It is not collusion to give your child a non-AN space. Give them normality in between yours and their efforts. Laugh, play, clean the bathroom, watch movies, study, talk about American politics, take care of the pets, etc. This too is “the treatment”

 

Don’t expect them to let go of their view of their situation or to be thankful. Like any human being, they don’t want to be wrong, to lose face, be humiliated or their ideas ridiculed. Again, they don’t need to think you are right to comply with treatment. You are right and it does not matter. They will respect your position only if you have listened to them, demonstrated your understanding of their point of view, showed respect for them as person. It is enough if they find reasons to comply, which may be completely different than the obvious one (=survive).

 

Do not be afraid to change your ways. Listening and admitting you were wrong in acting one way or another is not a sign of weakness but demonstrates a sense of responsibility and strength. Apologise to your child if you lose it or had the wrong approach, everybody makes mistakes and may hurt someone without wanting it. Apologising is simply recognising the suffering you may have caused or increased. It’s accepting responsibility, not necessarily guilt (and even if it was, who cares!). 

 

Concentrate your efforts on getting them to comply with the treatment (Great life, good food to fuel it):

This is the most important part once you have their trust (or are no longer threatening them). What is it your child wants apart from starving?

Do they like to have a great relationship with you, who care, understand and respect them, who don’t dismiss them as ill and who don’t tell them to just eat that sandwich, who don’t guilt-trip them.

Do they want to be treated as a normal person? Live a normal life, stay out of the hospital? Can you respectfully agree to disagree regarding the criticality of their health declining? Can they accept that you can’t let them starve because it will lead to the destruction of their inner self (Soul? Personality?) that you cherish above everything? Focus on the common ground, it will grow with time (and food).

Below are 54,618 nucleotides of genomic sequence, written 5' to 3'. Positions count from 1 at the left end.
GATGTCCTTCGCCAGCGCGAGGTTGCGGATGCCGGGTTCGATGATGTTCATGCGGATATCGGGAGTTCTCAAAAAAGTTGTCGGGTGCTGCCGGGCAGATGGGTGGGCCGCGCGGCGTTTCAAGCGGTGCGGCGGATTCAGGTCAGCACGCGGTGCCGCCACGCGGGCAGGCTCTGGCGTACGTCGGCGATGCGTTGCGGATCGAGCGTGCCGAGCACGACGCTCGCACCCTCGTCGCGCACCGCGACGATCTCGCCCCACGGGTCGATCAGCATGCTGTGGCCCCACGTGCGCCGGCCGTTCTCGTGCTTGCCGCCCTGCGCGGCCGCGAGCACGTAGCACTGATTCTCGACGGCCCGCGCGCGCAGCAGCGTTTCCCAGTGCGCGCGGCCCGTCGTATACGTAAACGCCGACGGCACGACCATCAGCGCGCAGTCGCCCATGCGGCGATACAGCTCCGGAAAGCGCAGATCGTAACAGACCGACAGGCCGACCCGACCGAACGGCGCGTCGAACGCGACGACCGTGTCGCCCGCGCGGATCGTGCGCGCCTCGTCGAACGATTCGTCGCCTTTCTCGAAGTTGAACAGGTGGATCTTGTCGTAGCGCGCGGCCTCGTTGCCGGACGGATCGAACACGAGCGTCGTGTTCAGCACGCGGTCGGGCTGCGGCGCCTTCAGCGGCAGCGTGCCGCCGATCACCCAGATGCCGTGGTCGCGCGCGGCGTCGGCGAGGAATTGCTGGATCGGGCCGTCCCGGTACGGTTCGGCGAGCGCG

Move away from coercion, cooperate:

It’s ok if they are just doing it for you: Not because you are suffering or telling them to eat the whole plate or you will make their life harder. But because they care for the relationship they have with you, they care about the life that you’re helping them have. They will only become compliant with the treatment if they find the overall solution you offer better than the addiction of starvation & control. In other words, even if your child may think that everyone is wrong about AN, they can choose to cooperate. Your job is to make it their decision.

 

It seems that coercion (parental authority, force feeding etc) may work for some kids. If it doesn’t work or carries an unbearable cost (psychological trauma of the young person or the family), changing gear and approach seems right.

I believe that no matter what path you choose, the one described above is helpful and may even be used alongside a regular AN treatment (take control of food intake etc). Trust and respect, sounds simple, right? I know AN targets exactly that. I think there is a case for going back to basics and fight back your rightful despair (anger, frustration, sadness, mourning their former self) because it will take the better of you. Personally, I moved from saying to my child “AN is not your fault, but it’s your responsibility to recover from it” (I know, that’s not great…) to totally accept her symptoms (anorexia, lack of awareness) and solely concentrate on how I can help her comply with the treatment. I believe it is possible and essential to build a great relationship with your beloved child despite the horrible grip of AN, and no matter how it will mistreat them and you. I want to believe that this solid and loving relationship may along the way create better prospects of recovery.